A Sunday afternoon in South Philadelphia might not have seemed the obvious place for brooding, high-octane noise-punk, but that’s what Boot and Saddle’s matinee show delivered. Rounding up the shoegaze-leaning Whirr, Relapse Records signees Nothing and newcomers Sad Actor (the latest project of Kyle Costill of BITBY), the bill gave the tightly-packed crowd got a couple hours of pre-Super Bowl fuzz rock. Check out photos in the gallery below.
Starting off the second season of Root Down in the Shadow’s Cover Club series are Levee Drivers with their version of Chris Kasper‘s “Walking on Water.” The local roots rock band, led by August John Lutz III and featuring steel guitar by Kyle Perella and Ben Plotnick on bass, took the acoustic pop original and gave it a dreamy, Americana make-over, warmed by three-part harmonies and a soothing down-tempo shift. On choosing this particular Philadelphia compatriot to cover, Lutz explained:
Chris Kasper is just a great singer/songwriter – period. He’s been a personal favorite of mine for years now, whether it’s his solo work, his live shows with a full band, or his side project Foxhound. He has a very honest voice and an amazingly polished yet rough sound, especially on his new album Bagabones. I’m really excited to see what he comes out with next.
Watch the video below and then listen to the original.
You wouldn’t expect a pop band to open an album with a lush piano and strings instrumental track. But expectations didn’t stop Philly’s Sidewalk Atlas from doing so with “At Least We’re Here Together”, and the result is actually quite lovely. The band serves up a catchy yearning-for-yesterday style tune with “Remember When” before diving into the sing-along story of “Margot”. Throughout the album, they offer classic pop melodies and even a little blues (on album standout “Gone for Now”).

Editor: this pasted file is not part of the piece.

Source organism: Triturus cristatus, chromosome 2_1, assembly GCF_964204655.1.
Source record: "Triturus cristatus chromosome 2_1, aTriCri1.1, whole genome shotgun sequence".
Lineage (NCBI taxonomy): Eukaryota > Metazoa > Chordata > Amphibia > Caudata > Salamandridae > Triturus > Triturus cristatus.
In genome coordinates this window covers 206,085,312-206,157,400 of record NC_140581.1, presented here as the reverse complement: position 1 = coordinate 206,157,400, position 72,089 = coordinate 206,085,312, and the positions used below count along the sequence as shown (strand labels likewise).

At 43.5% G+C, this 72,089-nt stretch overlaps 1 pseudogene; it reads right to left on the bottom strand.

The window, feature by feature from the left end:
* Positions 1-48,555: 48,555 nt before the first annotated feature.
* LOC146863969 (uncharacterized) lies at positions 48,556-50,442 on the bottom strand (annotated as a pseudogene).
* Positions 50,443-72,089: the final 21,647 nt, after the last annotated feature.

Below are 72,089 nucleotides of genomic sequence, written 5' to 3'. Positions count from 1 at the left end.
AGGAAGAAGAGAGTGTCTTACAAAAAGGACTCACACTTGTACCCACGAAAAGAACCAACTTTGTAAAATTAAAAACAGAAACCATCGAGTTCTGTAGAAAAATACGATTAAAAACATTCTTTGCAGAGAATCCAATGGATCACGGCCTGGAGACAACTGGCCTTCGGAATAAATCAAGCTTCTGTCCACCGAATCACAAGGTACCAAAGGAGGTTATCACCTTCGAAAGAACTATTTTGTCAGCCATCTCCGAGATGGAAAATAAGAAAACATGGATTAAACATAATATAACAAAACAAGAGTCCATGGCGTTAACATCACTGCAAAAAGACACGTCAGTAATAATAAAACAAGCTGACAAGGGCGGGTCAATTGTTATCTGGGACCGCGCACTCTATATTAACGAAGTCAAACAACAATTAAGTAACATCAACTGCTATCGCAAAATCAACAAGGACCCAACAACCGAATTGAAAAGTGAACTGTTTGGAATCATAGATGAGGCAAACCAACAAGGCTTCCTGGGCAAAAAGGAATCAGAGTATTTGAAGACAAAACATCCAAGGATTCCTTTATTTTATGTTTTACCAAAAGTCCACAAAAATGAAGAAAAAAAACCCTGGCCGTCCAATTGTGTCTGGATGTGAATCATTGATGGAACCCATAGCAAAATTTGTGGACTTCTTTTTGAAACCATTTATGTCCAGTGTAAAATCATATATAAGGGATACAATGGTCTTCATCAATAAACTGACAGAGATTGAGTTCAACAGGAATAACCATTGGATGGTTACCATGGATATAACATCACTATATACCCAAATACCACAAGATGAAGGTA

The piano and strings take full command yet again on breakup ballad “City’s Not Enough” preceding the sparse, acoustic bliss of another mostly-instrumental track “Requiem Aestatem”. The rest of the record stays pretty mellow with low-key tracks “(For Your Consideration) a Car Breaks Down in Bryn Mawr” and “Terra Calls Me Back”. Overall, Stealing Time is a likeably laid-back record that will definitely appeal to fans of The Format and Ben Folds Five. Get a free download of “Gone for Now” and watch an album sampler below. Sidewalk Atlas plays Impact Hub Philly on February 13th and Fergie’s Pub on February 16th .
Philly pop punk band The Weaks are celebrating the release of their first EP on Lame-O Records in two big ways. First, The World Is A Terrible Place and I Hate Myself and Want To Die is streaming on BrooklynVegan in advance of its February 11th release date. In addition, The Weaks – featuring Evan Bernard and Chris Baglivo, formerly of Dangerous Ponies – are holding a record release show this Friday at Golden Tea House for the EP.
The name of the record is a play off of scene-famous Connecticut punkers, The World Is a Beautiful Place and I Am No Longer Afraid to Die, as well as a Nirvana deep cut from the 1993 compilation The Beavis and Butthead Experience. Celebrating with The Weaks will be Washington-based band Cowardice, Philly natives Kite Party and Thin Lips (other former members of Dangerous Ponies playing their debut show).
Local indie rock outfit Traffic Nightmare have released their new full-length Galaxy Concerns via Bandcamp this week. After a very prolific 2012 (which saw five EP / LP releases) last year seems to have been a time of sonic refocusing for the four-piece and Galaxy Concerns is the result of some beneficial transitions.